The dingy hotels, the lackluster lovers: I was hooked.
It began when I walked down the aisle, my father on my arm, in the Sonoma wine country. I had been worried about the weather (sunny, low pollen count), my dress (Vera Wang), the flowers (local florist) and the food (vegan, gluten free options). I had the entire bridal party sleep on the wine country side of the Golden Gate Bridge, in case of earthquake. As I took steps toward my groom in my carefully chosen bridal shoes, I realized that the one thing I neglected to consider was if I was marrying the right man.
I was not.
My new groom and I were friends. Pretty good friends, and I had thought that was enough to sustain a marriage. It was not.
I come from a family of strong southern women who believe in setting up housekeeping and fat babies bouncing on laps. The battle cry of, “Marry! Marry! Marry!” echoes in our Appalachian mountain home and in my grandmother’s island beach house. At 28, I was the last single in the family, a second class citizen. They spent years pestering me, looking for suitable grooms, and now I was finally in the wedding gown…saying vows to a man I clearly did not love. My new husband and I had a massive fight on our honeymoon night, sleeping in separate bedrooms. We were strangers in a week.
I should have dissolved the marriage immediately. But, no one in my family had ever been divorced. My logic was simple: I’d have affairs. Affairs require what my friend Micah termed “moral bankruptcy”. If I was not yet morally bankrupt, I was at least ready to file chapter 11.
Yet, I wished to remain married. I was socialized with the awareness that marriage is a priority, a sacred vow. I had wanted to remain single, but I was pushing against a mediated reality. Fidelity’s stronghold on my past beliefs was now slipping quickly as I was faced with a sexless, joyless marriage.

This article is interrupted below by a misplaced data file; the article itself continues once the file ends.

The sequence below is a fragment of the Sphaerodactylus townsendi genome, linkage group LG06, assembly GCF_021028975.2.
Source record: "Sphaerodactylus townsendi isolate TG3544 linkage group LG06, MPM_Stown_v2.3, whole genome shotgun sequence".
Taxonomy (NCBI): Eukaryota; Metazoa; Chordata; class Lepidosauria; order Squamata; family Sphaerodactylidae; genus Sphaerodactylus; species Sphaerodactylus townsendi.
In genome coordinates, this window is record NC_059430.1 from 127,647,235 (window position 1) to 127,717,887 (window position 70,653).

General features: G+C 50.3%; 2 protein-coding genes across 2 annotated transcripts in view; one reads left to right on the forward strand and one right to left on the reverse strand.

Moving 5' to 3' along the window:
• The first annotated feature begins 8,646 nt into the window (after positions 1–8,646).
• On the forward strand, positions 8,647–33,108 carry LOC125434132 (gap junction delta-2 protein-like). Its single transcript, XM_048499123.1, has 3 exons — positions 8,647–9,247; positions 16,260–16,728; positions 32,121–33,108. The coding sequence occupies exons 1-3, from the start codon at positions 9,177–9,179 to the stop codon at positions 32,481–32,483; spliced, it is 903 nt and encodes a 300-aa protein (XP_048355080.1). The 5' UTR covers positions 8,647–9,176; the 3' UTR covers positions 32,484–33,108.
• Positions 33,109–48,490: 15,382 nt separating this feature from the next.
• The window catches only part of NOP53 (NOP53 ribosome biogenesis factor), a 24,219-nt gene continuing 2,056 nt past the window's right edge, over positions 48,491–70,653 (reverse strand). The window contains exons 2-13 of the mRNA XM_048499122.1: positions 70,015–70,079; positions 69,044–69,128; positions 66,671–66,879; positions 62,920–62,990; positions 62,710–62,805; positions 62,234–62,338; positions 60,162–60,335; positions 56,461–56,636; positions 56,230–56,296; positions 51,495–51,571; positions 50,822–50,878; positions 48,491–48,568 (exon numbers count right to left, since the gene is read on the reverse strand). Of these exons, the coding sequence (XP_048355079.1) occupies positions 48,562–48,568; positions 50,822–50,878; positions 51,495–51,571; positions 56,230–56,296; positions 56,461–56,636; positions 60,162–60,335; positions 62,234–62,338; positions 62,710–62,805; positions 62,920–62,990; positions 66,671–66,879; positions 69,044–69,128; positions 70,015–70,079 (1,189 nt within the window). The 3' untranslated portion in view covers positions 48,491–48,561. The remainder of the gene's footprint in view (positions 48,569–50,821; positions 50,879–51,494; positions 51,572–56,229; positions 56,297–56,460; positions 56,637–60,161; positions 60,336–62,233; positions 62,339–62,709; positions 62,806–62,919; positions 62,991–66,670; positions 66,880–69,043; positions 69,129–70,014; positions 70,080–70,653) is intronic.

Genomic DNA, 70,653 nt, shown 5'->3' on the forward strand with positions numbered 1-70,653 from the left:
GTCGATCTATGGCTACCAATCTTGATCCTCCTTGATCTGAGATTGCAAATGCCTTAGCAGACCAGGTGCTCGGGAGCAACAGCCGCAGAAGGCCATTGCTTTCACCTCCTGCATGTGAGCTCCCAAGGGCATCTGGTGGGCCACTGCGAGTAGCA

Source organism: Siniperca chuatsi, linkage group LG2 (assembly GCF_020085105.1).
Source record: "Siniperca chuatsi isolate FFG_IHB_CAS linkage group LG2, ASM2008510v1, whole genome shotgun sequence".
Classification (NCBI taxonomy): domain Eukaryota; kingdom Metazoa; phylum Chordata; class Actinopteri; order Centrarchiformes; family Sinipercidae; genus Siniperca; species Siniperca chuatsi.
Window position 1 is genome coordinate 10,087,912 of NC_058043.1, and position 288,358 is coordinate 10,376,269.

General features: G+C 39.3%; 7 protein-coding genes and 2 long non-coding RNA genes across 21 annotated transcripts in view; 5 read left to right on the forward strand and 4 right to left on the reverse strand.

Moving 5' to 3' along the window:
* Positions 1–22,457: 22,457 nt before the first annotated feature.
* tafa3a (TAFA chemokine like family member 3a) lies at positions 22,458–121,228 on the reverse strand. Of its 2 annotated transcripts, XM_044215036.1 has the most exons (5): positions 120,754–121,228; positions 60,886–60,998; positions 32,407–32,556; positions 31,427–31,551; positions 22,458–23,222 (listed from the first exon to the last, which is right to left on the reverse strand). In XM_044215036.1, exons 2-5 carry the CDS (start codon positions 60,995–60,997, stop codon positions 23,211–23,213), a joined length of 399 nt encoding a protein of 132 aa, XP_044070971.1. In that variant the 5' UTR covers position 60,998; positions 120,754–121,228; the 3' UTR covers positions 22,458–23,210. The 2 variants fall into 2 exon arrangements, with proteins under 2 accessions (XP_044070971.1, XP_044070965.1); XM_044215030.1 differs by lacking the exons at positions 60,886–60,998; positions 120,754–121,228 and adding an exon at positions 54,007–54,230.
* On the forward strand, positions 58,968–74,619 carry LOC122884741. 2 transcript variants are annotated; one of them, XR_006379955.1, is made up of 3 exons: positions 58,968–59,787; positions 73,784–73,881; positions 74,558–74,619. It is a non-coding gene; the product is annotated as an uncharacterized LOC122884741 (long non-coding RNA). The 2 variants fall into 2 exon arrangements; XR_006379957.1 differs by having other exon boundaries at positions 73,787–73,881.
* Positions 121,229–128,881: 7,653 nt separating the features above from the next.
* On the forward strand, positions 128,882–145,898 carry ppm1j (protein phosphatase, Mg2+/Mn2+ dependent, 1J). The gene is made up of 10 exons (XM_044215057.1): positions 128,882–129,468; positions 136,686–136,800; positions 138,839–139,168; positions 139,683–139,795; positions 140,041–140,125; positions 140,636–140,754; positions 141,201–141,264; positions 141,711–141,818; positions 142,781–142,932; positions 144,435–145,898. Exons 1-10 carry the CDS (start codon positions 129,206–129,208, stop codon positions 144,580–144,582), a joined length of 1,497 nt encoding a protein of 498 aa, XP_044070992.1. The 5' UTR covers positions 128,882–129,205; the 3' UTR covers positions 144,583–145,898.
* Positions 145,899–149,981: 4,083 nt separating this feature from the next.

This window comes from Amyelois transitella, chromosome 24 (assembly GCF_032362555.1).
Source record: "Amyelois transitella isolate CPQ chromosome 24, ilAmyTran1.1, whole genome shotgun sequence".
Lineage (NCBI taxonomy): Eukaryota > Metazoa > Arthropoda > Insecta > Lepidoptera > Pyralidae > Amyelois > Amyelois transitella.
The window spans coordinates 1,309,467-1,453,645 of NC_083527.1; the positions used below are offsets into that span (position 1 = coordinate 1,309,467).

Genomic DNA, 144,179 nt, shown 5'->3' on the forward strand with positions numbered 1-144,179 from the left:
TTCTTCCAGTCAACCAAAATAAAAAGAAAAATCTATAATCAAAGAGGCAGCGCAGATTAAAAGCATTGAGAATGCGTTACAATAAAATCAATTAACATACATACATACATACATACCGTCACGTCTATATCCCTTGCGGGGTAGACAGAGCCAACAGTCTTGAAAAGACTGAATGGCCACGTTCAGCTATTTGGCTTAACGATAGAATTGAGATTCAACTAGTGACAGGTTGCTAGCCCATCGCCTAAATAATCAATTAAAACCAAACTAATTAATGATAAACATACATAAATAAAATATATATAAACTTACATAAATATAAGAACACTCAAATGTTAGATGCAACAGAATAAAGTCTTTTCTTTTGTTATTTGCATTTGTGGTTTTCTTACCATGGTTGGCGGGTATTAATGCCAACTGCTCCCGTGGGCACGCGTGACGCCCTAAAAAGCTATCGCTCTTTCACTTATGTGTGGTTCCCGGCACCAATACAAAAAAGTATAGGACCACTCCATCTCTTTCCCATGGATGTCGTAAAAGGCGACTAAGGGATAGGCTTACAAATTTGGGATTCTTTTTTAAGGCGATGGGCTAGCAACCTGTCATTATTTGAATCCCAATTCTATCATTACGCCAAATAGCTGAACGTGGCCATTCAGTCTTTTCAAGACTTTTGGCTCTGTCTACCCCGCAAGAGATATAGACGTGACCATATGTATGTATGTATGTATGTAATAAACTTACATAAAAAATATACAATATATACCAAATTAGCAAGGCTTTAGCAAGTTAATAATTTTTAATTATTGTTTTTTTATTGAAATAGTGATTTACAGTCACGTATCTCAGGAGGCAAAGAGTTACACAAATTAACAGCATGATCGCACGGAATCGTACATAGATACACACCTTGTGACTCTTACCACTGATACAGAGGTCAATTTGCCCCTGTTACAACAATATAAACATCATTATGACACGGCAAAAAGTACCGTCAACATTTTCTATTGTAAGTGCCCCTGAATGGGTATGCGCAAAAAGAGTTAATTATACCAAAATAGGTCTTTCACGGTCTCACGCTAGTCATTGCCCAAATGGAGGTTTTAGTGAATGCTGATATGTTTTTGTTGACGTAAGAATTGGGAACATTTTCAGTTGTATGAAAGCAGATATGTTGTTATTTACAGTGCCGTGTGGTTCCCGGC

I met HipsterJohn at the Zeitgeist Bar. Tight jeans, flannel shirt, facial hair, requisite ironic non-prescription glasses. He was smoking a cigarette (rolled his own, of course) and reading poetry (likely Ginsberg, but you could substitute any beat poet or even Bukowski). After an hour of discussing politics, art, and poetry, we checked into the Express, a local hotel in the Tenderloin district. We could not go to his place as he was couch-surfing, and we could not go to my place, so we pooled our cash and found the seedy place. This hotel rented rooms by the hour. The marquee declared “clean sheets” where most marquees declared “Wi-Fi”.
The sheets were not so clean.
Later, I had the need to confess. I met my girlfriend, Micah, and told her over coffee.
“What?” She choked and actually spit out her drink, something I’d never seen happen, aside from the movies. “You slept with someone? My God!” She leaned in. “How was it?”
“Awful,” I said, not sardonically, and then added, “I’m seeing him again on Tuesday.”
The sex was indeed awful. HipsterJohn had mastered one move…the jackhammer. There was nothing sexy about it.
“So, why are you continuing the affair?” she asked.
“For the hotel soaps,” I said.
“The Express has soap?” she asked.
On my third ‘date’ with Hipster John I fell in love… with secret voicemails, with the dinginess of the fleabag. The illicit nature of the affair thrilled me. The sex was still, thankfully, quite terrible.
I met Joelle three days later.
“Are you sure you are bi?” I asked, as Joelle, covering her breasts with her hands, stared at the ceiling. We were in room 110, the usual room that HipsterJohn and I shared. I had memorized the odd stains on the ceiling. I fancied they looked like faces. One looked like Benjamin Franklin. One looked like Morrissey, and the largest one looked like my tenth grade math teacher. Joelle continued to cover her lovely breasts. I was clearly some sort of experiment for her.